Tag: Hemmings Pick of the Day

With an Offy under the hood, 1927 Ford Model T street rod is one of the few that deserves to wear that track nose – Daniel Strohl @Hemmings

With an Offy under the hood, 1927 Ford Model T street rod is one of the few that deserves to wear that track nose – Daniel Strohl @Hemmings

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These days, we’ve become accustomed to track noses as just another option in the sea of hot rod aftermarket items. Sporty, yes, but all too often backed up by an otherwise standard street rod. However, the track nose on this 1927 Ford Model T-based street rod for sale on Hemmings.com is entirely fitting, given that the builder of the car chose to power it with a real-deal Drake Offenhauser dual overhead-camshaft four-cylinder. Once the hood is up, not even the screaming yellow zonkers paint can divert focus away from that jewel of a racing engine, and we’re sure there’s a story about how the engine came to power this car, along with many stories of frightened and delighted passengers who went for a ride thinking it was just a regular ol’ 1-800-street-rod. From the seller’s description

includes: A 255 cu in Drake Offenhauser engine with original magneto and water plumbing system, Dual two barrel Mikuni carburetors, Dry sump oil system, Custom built tube headers and exhaust system, Steel tube chassis, Ford automatic transmission, Ford 9 inch rear end with three link rear suspension with coil over shocks, Front drop chrome axle, Ansen type five spoke wheels CNC profile cut for original machine finish, Wilwood front disk brakes with chassis mounted master cylinder and bias valve, Custom radiator with electric cooling fan, Rear mounted battery with under seat disconnect, Hand fabricated upholstery and carpets, Fiberglass body with aluminum hood, radiator nose and louvered side panels. Car is currently licensed and insured and ready to drive

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Find of the Day: This ’32 Ford panel truck is a retrophile glamper van waiting to happen – David Conwill @Hemmings

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The first time I went to The Race of Gentlemen, back in 2014, I encountered a guy camping on the beach in an early ’50s Chevy panel truck. This was an idea I’d had myself, but I’ve never owned a vintage panel truck. To see it in action was quite inspiring.

Now, I’ve got a family, so to take them camping would require something more akin to a Model AA chassis built up as a house car. But if I were, I dunno, an itinerant photographer or a guy with a Harley 45 who wanted to see the United States without destroying his kidneys, I think this 1932 Ford Panel Truck for sale on Hemmings.com could be a cool rig.

The exterior on this one is starting to shade past “patina” and into “decay,” so I could see a re-spray in a period Ford commercial color. This one looks like it might have been Medium Cream, but I’d be tempted to go with Vermillion Red (possibly the original color, according to the seller).

The nice thing about this truck is that it’s built on the passenger-car chassis, so you’ve got a ton of flexibility. There have been ongoing experiments with the Deuce frame since 1932. I would be tempted to set aside the original (right-hand drive!) chassis, complete with its four-cylinder drivetrain. All that would be neat under a Model A roadster body someday.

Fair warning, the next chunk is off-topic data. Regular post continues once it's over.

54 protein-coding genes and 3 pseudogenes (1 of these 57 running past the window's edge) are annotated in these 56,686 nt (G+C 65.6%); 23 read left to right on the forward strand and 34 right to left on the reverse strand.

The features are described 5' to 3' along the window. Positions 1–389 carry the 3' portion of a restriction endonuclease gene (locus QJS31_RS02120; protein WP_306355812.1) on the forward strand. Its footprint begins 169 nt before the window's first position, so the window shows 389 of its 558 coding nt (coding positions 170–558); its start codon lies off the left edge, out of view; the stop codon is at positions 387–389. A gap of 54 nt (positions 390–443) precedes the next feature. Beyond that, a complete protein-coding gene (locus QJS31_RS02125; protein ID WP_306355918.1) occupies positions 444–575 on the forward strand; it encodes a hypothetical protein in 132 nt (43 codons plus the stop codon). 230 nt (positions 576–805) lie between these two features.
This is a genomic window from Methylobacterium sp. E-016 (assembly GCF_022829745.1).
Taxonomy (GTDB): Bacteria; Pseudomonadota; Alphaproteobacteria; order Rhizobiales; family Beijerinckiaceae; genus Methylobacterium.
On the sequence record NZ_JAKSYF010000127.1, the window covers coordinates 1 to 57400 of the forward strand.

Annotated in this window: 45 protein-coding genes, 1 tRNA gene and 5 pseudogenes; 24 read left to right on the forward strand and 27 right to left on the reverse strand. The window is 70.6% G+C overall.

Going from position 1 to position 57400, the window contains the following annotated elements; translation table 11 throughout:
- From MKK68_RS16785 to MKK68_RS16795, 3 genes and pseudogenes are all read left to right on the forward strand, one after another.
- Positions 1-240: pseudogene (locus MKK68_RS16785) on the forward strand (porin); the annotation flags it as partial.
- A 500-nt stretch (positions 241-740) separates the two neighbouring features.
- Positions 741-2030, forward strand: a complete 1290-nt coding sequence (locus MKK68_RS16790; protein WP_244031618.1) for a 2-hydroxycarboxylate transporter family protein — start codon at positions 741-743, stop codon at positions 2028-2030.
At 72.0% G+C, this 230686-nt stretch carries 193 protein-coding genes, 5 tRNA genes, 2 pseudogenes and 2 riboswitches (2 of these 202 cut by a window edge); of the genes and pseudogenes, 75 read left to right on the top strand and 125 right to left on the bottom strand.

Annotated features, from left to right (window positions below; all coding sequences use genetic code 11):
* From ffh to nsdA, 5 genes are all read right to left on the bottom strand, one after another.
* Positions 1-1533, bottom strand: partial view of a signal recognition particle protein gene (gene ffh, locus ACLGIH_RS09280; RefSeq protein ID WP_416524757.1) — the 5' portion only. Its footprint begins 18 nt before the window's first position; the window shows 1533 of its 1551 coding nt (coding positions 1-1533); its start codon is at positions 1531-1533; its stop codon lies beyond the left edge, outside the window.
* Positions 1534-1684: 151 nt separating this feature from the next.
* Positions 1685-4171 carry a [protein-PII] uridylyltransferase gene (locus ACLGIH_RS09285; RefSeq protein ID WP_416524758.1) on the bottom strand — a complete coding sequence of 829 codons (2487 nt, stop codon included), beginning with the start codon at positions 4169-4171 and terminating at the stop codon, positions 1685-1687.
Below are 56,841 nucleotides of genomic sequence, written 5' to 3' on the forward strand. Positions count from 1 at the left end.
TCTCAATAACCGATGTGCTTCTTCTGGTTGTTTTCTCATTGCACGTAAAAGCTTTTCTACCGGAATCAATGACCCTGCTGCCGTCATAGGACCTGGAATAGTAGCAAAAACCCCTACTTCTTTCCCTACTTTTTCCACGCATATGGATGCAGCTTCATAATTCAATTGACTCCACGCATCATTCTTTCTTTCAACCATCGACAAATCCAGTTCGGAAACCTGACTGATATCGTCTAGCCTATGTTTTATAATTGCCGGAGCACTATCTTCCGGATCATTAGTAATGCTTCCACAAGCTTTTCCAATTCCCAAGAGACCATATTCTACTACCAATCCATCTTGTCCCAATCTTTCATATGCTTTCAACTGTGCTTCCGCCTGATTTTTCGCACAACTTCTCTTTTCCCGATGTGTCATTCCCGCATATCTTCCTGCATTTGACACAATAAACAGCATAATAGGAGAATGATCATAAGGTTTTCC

You can buy brand-new side rails and crossmembers for a 1932 Ford. The path of least resistance would probably see me going the 1980s street-rod route with parallel leaf springs in the back and a solid axle with four-bars in the front. It’s not period correct but it’s stupidly simple and solid, which is what you want in a road-trip car. Paint it black and let it disappear.

For wheels and tires, the aftermarket offers really convincing replicas of 1940-’48 Ford 16-inch steel wheels. That would give the truck the look of something still in service during or after the war years, when 16-inch tires were the most common and easy to get. I might be tempted to add a dropped headlight bar and a pair of Guide 682c sealed-beam headlamps with integrated marker lights—another popular retrofit in the ’40s and useful for adding turn signals.

We’re going to go back to the 1980s under the hood, too. The fuel-injected 302 and AOD transmission from an old Crown Victoria should do the trick. Paint it flathead green and never open the hood with other people around. The trans I’d control with a ’40 Ford-style column shifter, as it would free up leg room. The associated ’40 Ford steering wheel has been appearing in ’32 Ford roadsters for about 80 years now, so it would look right at home in the panel truck.

Inside, I see a pair of bucket seats, probably contoured somewhat to alleviate miles behind the wheel since presumably this is a vehicle meant for getting somewhere. If you wanted to bring a motorcycle, you could leave one side open with tie-downs for that. Otherwise, I’d see bunks on one side and cabinets on the other with cooking gear and a chemical toilet for emergencies. The aesthetic could take a page from 1930s U.S. Navy vessels, which were marvels at utilizing space.

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